Let G be a weakly-connected directed graph on n nodes such that:

  1. n is odd.

  2. Every node has exactly 2 arrows going into it.

  3. Every node has exactly 2 arrows going out of it.

  4. Between two nodes there is an arrow in at most one direction.

  5. Exactly 2 nodes, call them A and B, have precisely one self-referencing arrow i.e. one of A's arrows points to A. Same for B. These are the only self-references allowed.

  6. Exactly 1 node, C, has both of its outgoing arrows going to the same node, D. Neither C or D can be A or B.

  7. With the exception of nodes A, B, C, the outgoing arrows of a node go to different nodes.

  8. With the exception of node A, B, D, the incoming arrows of a node comes from 2 different nodes.

Under these conditions, is it true that there is a path between any two nodes of G? If so, how does one prove it? If not, what is the simplest counter-example?

As I have no drawing capability, here is a table of 5 nodes representing a graph which I think meets the above criteria. Note that all nodes have 2 outgoing and incoming nodes. Two nodes A, B use one arrow to point to themselves. One node, C, uses 2 of its arrows to point to the same node D. Neither C or D are A or B. Except for A, B, C the outgoing arrows of a node go to 2 different nodes. Except for A, B, D, the incoming arrows of a node come from 2 different nodes.

A: A,G

B: C,B

C: D,D

D: B,E

E: G,F

F: E,A

G: F,C

  • $\begingroup$ I think points 4 and 6 contradict..? $\endgroup$ – user1537366 Feb 9 '15 at 11:58
  • $\begingroup$ I'm having a dickens of a time getting my question right. Thank goodness math isn't my day job! Would you expand a bit on your observation? Why are 4 and 6 in contradiction? I'm not saying they aren't, just that I don't see how. $\endgroup$ – odenlou Feb 9 '15 at 12:26
  • $\begingroup$ Ah, you probably meant if there is an edge from $x\to y$ then there is no edge from $y\to x$. But that condition is really not necessary. $\endgroup$ – user1537366 Feb 9 '15 at 12:59

Your conditions do not guarantee that $G$ is connected, so for example this graph ($G1$) doesn't have a path from $ABCD$ (on the left) to any of the nodes on the right:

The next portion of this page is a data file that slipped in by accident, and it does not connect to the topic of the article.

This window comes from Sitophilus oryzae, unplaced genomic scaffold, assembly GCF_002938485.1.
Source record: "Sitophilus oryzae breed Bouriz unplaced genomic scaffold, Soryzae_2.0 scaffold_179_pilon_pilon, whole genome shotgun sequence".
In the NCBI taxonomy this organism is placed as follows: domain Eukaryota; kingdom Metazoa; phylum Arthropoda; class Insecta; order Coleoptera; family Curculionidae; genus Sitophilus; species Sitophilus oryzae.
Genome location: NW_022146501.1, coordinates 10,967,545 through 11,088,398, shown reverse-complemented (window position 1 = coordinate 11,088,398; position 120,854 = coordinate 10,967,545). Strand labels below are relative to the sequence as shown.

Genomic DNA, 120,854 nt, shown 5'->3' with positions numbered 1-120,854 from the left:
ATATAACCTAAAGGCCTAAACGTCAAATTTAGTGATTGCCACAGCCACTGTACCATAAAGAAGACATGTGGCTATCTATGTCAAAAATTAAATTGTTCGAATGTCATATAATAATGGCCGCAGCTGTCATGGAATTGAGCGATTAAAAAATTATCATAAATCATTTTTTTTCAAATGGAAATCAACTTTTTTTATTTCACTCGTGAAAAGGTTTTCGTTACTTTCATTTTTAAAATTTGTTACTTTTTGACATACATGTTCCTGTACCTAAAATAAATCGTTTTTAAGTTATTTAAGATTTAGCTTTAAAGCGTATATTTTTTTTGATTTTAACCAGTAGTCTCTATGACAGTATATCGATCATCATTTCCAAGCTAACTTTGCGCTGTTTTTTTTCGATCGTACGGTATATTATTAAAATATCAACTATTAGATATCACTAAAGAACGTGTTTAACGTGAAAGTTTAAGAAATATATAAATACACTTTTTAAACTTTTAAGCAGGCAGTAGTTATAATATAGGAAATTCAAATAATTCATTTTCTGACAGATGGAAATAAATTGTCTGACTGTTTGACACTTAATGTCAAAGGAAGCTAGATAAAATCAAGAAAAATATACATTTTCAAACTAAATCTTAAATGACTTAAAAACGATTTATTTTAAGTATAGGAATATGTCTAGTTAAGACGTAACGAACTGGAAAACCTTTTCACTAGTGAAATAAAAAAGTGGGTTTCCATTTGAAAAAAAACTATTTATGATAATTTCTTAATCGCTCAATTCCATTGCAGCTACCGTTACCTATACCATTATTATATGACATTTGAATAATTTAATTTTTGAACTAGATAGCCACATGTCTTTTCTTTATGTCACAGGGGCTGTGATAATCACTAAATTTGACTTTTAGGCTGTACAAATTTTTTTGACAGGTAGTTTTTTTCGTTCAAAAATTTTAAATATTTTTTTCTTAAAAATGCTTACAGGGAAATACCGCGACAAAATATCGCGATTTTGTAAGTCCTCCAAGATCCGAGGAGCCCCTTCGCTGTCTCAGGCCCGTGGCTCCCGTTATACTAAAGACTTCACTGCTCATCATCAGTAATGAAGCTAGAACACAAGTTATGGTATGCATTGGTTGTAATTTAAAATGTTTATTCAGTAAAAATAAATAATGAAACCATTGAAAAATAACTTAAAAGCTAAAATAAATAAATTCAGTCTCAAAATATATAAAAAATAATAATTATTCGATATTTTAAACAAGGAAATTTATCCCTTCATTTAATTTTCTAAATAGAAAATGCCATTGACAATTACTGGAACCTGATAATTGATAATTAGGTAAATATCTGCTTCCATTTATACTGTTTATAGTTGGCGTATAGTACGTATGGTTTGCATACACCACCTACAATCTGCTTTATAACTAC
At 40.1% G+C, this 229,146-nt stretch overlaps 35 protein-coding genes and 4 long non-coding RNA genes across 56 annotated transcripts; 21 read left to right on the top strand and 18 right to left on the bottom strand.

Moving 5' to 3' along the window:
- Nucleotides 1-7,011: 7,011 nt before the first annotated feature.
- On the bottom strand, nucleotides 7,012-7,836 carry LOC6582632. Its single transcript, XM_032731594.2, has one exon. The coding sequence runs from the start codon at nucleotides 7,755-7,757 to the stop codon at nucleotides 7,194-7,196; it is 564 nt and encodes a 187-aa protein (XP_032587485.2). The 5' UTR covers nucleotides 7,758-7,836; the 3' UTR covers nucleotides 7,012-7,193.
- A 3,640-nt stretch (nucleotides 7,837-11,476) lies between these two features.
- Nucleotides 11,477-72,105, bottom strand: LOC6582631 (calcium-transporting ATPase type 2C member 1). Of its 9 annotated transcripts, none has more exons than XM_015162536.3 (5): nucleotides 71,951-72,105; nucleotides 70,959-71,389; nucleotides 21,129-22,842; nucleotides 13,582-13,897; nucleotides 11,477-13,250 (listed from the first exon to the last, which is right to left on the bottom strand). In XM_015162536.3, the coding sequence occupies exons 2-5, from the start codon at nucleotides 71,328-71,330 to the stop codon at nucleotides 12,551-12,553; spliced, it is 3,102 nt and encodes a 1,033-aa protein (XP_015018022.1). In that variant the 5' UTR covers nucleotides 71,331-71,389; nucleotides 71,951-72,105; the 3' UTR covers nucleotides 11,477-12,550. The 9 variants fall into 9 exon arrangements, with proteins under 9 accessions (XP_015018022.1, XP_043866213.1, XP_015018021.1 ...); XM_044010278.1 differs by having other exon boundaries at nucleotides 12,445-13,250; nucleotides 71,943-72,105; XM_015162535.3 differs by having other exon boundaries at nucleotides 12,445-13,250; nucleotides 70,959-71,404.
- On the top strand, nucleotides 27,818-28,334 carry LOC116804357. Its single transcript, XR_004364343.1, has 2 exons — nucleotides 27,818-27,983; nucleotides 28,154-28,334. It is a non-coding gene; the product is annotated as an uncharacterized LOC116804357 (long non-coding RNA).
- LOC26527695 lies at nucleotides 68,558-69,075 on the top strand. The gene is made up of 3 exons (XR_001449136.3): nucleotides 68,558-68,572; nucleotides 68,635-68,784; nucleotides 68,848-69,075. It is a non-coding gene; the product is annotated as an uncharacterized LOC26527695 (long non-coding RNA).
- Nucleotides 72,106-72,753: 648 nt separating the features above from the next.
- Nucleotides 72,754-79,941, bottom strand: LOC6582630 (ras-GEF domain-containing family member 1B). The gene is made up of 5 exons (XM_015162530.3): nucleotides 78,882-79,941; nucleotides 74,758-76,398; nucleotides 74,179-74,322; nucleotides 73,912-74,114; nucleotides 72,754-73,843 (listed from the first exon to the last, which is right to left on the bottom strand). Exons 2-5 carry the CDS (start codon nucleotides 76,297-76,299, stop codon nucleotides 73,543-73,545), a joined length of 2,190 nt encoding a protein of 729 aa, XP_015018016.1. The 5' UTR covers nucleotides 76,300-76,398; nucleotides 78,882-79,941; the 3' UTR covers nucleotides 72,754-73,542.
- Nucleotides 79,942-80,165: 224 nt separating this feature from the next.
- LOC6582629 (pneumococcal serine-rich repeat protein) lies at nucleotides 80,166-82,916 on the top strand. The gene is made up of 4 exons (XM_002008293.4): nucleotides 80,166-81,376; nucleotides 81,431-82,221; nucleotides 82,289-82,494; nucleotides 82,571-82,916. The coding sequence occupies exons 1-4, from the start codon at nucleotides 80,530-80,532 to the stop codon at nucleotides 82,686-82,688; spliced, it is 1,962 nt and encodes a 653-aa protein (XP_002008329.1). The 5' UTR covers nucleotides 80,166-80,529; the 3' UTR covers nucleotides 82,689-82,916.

$G1: 12$ nodes:

disconnected digraph

Hmm.. I realise $v$ in $G1$ is even, I think I can make an example with $v$ odd... here you are, $G2$:

$G2: 9$ nodes:

disconnected odd-v digraph

  • $\begingroup$ I know that the conditions I posted are rather complicated; I have trouble keeping them straight myself. I am untrained in math and especially graph theory, but I don't think the examples given match the question. 3 of the grpahs, while interesting, have an even number of nodes, while the 5 node graph doesn't have the required 2 nodes that self-reference. Please don't be discouraged but continue to help me figure this out. I don't even know how to begin! $\endgroup$ – odenlou Feb 9 '15 at 2:39
  • $\begingroup$ I only posted two graphs. The top one has twelve nodes, the bottom one has nine. $\endgroup$ – Joffan Feb 9 '15 at 3:20
  • $\begingroup$ Oh! The picture with 9 nodes is only ONE graph? But it looks like two. I'm missing a concept. Somehow I need to say that the graph I speak of doesn't have any "gaps". IT must not look like two self-contained little graphs, but be ONE thing, similar to the 5 on the left or 4 on the right. How do I express that as a condition? $\endgroup$ – odenlou Feb 9 '15 at 10:17
  • $\begingroup$ I think the concept I am looking for is something called "weakly-connected". I have updated my question to reflect that. I want to recognize that Joffan answered my question as originally stated and that answer helped clarify what the actual conditions are. $\endgroup$ – odenlou Feb 9 '15 at 11:52
  • $\begingroup$ You're welcome; bear in mind that although I made the disconnectedness easy to see, it could also be somewhat harder to find out that G is not connected.. $\endgroup$ – Joffan Feb 9 '15 at 14:53

Theorem: Any digraph such that its underlying graph is connected and every node has equal in-degree and out-degree (property A) is Eulerian (there is a directed cycle passing through every edge exactly once).

Suppose $m\in\mathbb{N}$.

Assume the theorem holds true for digraphs with number of edges less than $m$.

Suppose $G$ is a digraph with property A and $m$ edges.

Take any edge $x\to y$ in $G$, as a path $p$. Keep extending the path $p$ until it forms a loop. One can do this because before the loop happens, the last node $z$ of the path will have one more unchosen out-edge than unchosen in-edges. Remove that from the digraph and apply the induction hypothesis to the resulting connected components, to get Eulerian cycles.

For each component, since the digraph was originally connected, each of these components, and hence the cycle, must intersect $p$ at some point. Extend $p$ by stitching the cycle at that point.

Hence $G$ is Eulerian, with Eulerian cycle $p$.

So all graphs with property A is Eulerian, because a singleton graph with no edges is Eulerian, and the above proves the induction step.

Corollary: Any such graph is strongly connected.

  • $\begingroup$ My IQ is not equal to your answer, but I will study it and try to puzzle out its meaning. It will probably take me a day or two. Thank you! $\endgroup$ – odenlou Feb 9 '15 at 12:54

Your Answer

By clicking “Post Your Answer”, you agree to our terms of service, privacy policy and cookie policy

Not the answer you're looking for? Browse other questions tagged or ask your own question.